12.4 A Confidence Interval for the Difference Between Two Means

12.5 The Pooled t-Test

*12.6 Tukey’s Quick Test

12.7 Paired Data

12.8 The Paired t-Test


Chapter 13 Inference for Counts: Chi-Square Tests

13.1 Goodness-of-Fit-Tests

13.2 Interpreting Chi-Square Values

13.3 Examining the Residuals

13.4 The Chi-Square Tests of Homogeneity

13.5 Comparing Two Proportions

13.6 Chi-Square Test of Independence


Part III Building Models for Decision Making


Chapter 14 Inference for Regression

14.1 The Population and the Sample

14.2 Assumptions and Conditions

14.3 Regression Inference

14.4 Standard Errors for Predicted Values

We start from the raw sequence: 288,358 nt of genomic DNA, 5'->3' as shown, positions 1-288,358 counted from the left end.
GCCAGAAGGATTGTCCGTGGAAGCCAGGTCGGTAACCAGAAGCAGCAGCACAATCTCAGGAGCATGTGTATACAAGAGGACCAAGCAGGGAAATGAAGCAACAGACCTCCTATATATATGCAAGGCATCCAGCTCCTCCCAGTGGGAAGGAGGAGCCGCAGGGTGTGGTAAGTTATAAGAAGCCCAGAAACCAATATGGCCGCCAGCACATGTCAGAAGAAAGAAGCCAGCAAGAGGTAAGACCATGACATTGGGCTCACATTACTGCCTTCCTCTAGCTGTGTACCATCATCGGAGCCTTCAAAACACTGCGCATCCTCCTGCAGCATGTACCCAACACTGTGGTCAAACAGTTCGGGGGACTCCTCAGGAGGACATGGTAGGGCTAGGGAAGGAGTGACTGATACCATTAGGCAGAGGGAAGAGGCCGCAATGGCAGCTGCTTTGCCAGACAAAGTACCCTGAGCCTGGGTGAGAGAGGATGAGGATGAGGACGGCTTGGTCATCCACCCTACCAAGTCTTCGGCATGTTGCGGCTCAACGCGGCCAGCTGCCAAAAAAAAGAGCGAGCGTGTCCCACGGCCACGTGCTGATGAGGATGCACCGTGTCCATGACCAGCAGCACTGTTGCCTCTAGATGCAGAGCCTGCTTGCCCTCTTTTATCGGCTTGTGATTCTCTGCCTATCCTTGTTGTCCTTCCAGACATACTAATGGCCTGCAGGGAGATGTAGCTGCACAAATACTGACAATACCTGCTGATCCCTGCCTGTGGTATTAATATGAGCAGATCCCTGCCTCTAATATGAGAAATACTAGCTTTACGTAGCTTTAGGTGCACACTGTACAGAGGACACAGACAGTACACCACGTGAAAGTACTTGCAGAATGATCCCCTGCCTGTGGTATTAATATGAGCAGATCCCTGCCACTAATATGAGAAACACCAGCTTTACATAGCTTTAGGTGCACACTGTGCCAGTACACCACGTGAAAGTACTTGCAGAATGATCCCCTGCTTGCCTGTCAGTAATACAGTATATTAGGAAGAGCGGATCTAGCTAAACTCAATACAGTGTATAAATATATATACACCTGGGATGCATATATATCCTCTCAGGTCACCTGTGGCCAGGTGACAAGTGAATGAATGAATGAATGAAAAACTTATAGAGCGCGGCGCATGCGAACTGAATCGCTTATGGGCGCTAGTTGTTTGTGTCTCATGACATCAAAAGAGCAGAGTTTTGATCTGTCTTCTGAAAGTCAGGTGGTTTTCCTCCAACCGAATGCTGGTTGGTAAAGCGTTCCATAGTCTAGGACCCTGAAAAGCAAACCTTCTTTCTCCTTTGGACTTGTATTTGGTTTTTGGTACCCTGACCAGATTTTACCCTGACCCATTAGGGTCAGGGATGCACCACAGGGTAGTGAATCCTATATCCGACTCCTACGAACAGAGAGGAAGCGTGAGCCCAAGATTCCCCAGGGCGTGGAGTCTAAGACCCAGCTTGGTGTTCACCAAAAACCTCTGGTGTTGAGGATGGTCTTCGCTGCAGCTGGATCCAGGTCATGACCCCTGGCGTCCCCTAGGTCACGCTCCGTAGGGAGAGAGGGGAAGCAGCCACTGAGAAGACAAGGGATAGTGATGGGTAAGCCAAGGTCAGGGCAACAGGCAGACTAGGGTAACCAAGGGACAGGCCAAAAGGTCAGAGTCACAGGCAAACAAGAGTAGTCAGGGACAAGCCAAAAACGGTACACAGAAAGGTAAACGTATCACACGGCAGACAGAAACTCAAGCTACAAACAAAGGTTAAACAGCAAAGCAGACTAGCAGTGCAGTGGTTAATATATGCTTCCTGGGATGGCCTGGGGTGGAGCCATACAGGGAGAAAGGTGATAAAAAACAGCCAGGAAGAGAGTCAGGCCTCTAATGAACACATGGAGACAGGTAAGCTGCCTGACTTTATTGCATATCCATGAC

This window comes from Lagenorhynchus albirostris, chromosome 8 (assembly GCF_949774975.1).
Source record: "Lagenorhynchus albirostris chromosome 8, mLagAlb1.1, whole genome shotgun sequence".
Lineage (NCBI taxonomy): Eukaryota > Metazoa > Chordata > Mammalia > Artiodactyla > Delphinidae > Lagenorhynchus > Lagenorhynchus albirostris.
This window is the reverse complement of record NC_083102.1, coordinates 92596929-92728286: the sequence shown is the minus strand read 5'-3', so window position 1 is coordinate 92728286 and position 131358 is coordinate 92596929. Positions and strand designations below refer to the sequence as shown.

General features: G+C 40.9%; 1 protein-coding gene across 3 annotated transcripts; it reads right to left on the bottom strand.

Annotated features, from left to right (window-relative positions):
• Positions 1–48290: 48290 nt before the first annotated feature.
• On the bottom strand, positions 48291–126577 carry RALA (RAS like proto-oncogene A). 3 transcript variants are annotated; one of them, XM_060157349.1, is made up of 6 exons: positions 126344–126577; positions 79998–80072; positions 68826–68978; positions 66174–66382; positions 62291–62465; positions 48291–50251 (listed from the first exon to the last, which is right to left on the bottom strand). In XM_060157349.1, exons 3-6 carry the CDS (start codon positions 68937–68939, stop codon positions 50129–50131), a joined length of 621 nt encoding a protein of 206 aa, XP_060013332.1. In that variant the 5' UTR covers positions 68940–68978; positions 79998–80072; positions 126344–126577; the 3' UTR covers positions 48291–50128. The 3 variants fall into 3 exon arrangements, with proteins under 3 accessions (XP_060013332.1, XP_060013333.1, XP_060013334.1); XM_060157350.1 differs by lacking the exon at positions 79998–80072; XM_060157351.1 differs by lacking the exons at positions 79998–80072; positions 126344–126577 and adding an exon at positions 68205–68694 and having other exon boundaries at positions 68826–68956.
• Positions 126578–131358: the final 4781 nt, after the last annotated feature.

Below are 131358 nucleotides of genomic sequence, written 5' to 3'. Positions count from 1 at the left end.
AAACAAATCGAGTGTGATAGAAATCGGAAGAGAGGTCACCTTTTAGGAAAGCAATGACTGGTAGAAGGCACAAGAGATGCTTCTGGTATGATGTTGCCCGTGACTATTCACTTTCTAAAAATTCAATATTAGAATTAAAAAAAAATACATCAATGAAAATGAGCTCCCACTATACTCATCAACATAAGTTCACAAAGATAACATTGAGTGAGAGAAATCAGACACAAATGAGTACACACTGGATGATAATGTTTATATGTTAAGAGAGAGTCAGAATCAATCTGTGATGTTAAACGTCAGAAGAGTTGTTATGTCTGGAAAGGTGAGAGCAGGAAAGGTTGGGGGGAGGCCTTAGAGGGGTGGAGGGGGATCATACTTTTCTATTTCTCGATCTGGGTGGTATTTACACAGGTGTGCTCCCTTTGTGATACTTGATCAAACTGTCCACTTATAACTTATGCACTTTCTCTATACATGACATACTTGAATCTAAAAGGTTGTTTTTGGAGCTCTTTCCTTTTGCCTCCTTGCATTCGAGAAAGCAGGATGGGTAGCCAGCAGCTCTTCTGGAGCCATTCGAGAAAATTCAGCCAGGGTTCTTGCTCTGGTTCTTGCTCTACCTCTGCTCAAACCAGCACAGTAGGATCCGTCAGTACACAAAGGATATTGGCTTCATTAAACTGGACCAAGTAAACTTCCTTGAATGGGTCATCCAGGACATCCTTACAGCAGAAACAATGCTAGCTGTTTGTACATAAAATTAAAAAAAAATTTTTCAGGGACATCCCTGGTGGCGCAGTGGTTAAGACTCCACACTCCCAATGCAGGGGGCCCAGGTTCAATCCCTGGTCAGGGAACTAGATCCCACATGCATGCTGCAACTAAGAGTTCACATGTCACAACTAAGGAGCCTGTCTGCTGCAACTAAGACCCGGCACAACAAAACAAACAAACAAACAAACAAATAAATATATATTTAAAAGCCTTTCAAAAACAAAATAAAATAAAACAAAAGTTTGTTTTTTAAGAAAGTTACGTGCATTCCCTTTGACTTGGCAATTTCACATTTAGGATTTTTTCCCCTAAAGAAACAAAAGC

14.5 Using Confidence and Prediction Intervals

14.6 Extrapolation and Prediction

14.7 Unusual and Extraordinary Observations

*14.8 Working with Summary Values

*14.9 Linearity

Transforming (Re-Expressing) Data – on CD

The Ladder of Powers – on CD


Chapter 15 Multiple Regression

15.1 The Multiple Regression Model

15.2 Interpreting Multiple Regression Coefficients

15.3 Assumptions and Conditions for the Multiple Regression Model

15.4 Testing the Multiple Regression Model

15.5 Adjusted R2 and the F-Statistic

The Logistic Regression Model – on CD

Indicator (or Dummy) Variables – on CD

Adjusting for Different Slopes

Interaction Terms – on CD

Collinearity – on CD


Chapter 16 Introduction to Data Mining

16.1 Direct Marketing

16.2 The Data

16.3 The Goals of Data Mining

16.4 Data Mining Myths

16.5 Successful Data Mining

16.6 Data Mining

16.7 Data Mining Algorithms

16.8 The Data Mining Process

16.9 Summary


*Indicates an optional topic



A Answers A

B Photo Acknowledgments

C Tables and Selected Formulas

D Index